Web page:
I’ve had people approach me about making a workout program for folks trying to get back into shape, usually without needing to visit a gym. I believe this would work well for both sexes, too. It assumes you do not have major disabilities.
Here is what I’ve made:
So, the gist of this is to give you something that is doable and doesn’t consume lots of time. I don’t enjoy spending huge portions of the day exercising inefficiently, and I assume you feel likewise. Here’s a suggested workout schedule:
Monday: Walk at least 30 minutes outside. Try to go 60 minutes. You DO NOT have to do that crazy power walking where you see women swinging their arms like an SS soldier. Keep a brisk pace. Don’t go super-fast, but don’t move like a turtle either. If it rains, you might not be able to walk. If you have an indoor track somewhere, I would utilize that. Make sure you have good shoes.
Tuesday: Upper Body Calisthenics. You may not have the equipment, but that’s fine. It’s easy to accomplish quite a lot with nothing more than a little space (outdoors or indoors). Here are some exercises –
- Push-Ups—do 10 of these.
- This might not seem like much. That’s because you should do them SLOWLY and with a full range of motion. Don’t do those puny ones where you don’t touch the floor. It’s better to do fewer push-ups with good form than a ton of sloppy ones.
- Bench Dips—do 12 of these
- You can do these off any stable surface (even a bed if it’s firm enough). It should hit the triceps a lot. Here’s a demo.
- Alternating Thigh Taps—do this until FAILURE (when you’re too tired to continue doing more).
- This is actually more abdominal oriented, but it also gets rotation of the shoulders, which is critical. You don’t want bad shoulders or the pain that comes with them. Here is how to do it.
- Incline Push-Ups—do 15 of these
- These should be a little easier, so you can do more of them. All you need is any surface to incline yourself. Check out this demo: (1) What Do Incline Push-Ups Work? : Working Out – YouTube
- External Rotations—do 12 of these on each side; this is critical for shoulder health as well.
- Here is a demo on how to do it. This does not require much weight.
Do five sets of these. Try to take no more than 30 to 60 seconds between sets. Your goal is to do the workout, exhaust yourself (don’t leave a lot left in the tank), train the muscle groups, and be done with it.
Wednesday: Lower Body Calisthenics. For “leg day,” you probably only want to do this training once per week. Leg muscles take longer to heal (especially glutes), so you don’t want to overdo it, especially considering that walking on the other days exerts the legs as well. The main things to focus on with legs are squatting and lunging. Here are some exercises –
- Forward Lunge—do 15 of these with each leg
- Do them like this: (1) The ONLY Way You Should Be Doing Lunges! (Build GREAT Legs) – YouTube
- Side Lunge—do 10 of these with each leg
- Do them like this (don’t twist your knee): (1) Lateral Lunges…You’re Doing It WRONG – YouTube
- Body-Weight Squat—do 20 of these
Do five sets of these. Try to take no more than 30 to 60 seconds between sets. Once again, your goal is to do the workout, exhaust yourself (don’t leave a lot left in the tank), train the muscle groups, and be done with it.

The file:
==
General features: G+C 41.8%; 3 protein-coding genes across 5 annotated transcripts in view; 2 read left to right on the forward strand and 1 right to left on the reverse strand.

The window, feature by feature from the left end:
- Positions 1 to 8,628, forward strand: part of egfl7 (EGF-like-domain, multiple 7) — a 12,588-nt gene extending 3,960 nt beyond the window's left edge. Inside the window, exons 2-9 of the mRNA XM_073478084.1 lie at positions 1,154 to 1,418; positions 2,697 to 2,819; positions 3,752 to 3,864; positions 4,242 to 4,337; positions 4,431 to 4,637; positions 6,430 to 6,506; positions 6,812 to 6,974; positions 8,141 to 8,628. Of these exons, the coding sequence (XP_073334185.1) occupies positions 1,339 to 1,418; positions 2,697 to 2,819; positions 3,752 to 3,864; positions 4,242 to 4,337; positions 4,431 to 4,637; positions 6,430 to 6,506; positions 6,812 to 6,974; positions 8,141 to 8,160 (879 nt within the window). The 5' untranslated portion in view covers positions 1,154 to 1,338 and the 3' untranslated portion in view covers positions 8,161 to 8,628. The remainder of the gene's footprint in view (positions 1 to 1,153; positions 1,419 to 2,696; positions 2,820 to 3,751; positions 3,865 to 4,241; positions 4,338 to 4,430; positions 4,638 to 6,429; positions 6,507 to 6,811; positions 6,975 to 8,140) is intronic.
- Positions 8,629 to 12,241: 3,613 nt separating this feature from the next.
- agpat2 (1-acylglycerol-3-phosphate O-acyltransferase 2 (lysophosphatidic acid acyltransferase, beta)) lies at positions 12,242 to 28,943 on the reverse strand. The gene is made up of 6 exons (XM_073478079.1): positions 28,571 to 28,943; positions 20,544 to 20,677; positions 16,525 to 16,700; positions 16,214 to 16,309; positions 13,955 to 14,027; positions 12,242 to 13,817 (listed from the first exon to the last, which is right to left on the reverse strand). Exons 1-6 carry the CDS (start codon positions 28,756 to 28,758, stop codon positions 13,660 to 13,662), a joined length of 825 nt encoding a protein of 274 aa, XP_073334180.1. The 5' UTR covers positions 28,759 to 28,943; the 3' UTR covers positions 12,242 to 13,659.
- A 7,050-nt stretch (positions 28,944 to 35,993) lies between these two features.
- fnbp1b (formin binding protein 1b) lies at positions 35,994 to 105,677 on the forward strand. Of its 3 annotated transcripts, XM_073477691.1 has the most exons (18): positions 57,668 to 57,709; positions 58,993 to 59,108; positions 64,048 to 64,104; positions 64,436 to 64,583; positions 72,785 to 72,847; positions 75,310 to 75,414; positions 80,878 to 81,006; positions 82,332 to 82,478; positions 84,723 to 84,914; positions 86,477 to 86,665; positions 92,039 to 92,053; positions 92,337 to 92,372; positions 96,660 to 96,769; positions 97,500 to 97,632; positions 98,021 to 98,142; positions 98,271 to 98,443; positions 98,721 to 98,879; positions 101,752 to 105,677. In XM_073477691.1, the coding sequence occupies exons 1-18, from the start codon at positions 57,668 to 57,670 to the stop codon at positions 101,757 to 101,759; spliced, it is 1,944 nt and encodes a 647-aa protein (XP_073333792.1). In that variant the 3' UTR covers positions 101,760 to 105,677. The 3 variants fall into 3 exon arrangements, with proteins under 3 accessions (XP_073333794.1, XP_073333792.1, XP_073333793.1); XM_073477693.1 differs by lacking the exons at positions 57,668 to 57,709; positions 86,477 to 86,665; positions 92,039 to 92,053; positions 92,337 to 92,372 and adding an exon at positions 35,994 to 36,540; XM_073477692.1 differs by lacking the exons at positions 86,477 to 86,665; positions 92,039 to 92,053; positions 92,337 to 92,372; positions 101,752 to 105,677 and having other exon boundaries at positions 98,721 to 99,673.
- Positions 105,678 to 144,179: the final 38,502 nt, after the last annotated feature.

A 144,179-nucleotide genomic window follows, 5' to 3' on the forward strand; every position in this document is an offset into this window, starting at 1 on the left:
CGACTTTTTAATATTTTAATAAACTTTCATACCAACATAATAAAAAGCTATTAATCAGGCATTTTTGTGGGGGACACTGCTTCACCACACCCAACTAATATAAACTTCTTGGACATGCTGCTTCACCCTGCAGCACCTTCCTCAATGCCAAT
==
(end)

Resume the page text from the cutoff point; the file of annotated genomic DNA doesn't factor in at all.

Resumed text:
Thursday: Same as Monday
Friday: Same as Tuesday (it’s reasonable to replicate upper body training twice a week; just make sure you give at least 48 hours of rest)
Saturday: Same as Monday
Sunday: Same as Monday or take a rest day. I walk basically every day unless the weather stinks, but you’ll have to gauge your stamina level and muscle endurance. The point is not to do a certain amount of anything, but to challenge and exert yourself without falling apart.
Notice that this doesn’t involve excessive training several days a week. I believe that most people over-train and demoralize themselves with recurring injuries. You may also notice that it involves a lot of walking. I’m convinced more and more that this is one of the simplest and least taxing ways to train your body. It’s great for posture too. I rarely do much other cardio these days. If I do, it’s not hours of jogging all over the place. As far as these exercises go, if you don’t understand any of them, check out the video demonstrations. There are plenty of YouTube folks who make demos and explanations. If anything gets too easy, research more advanced exercises or you could always reduce the time you take in between sets. Always be sure to hustle.
Like you’ve heard me say before, this is the area that makes the most difference. It’s 75% of the equation. You’ll hear people say, “you can’t out-train a poor diet.” I would look at your sugar consumption (including sugar-like substances) and attack that. This could mean fasting from ALL sugar for every day but Sunday. You might not be ready for that yet. Another approach could involve limiting sweet drinks to no more than once a day. Also, I would focus on eating whole foods that you get from a grocery store, less from restaurants. Meat and eggs are my weapons of choice. I think it’s what satiates men the best and they’re free from carbs. Carbs are a problem for most people.
What should you eat before/after workouts? For walking, it’s irrelevant. If you want to do more intense cardio at some point (I sprint sometimes), don’t eat anything before cardio. You might drink coffee for the energy, but never eat before cardio. Fasted cardio is the best approach. For upper-body/lower-body training, make sure you’ve eaten somewhat recently beforehand so that you have some fuel, but I focus more on what to eat after the workout. You’ll want to consume some protein or healthy carbs within 30 minutes (at least within 60 minutes) of a calisthenic workout. It helps your muscles to heal and grow faster.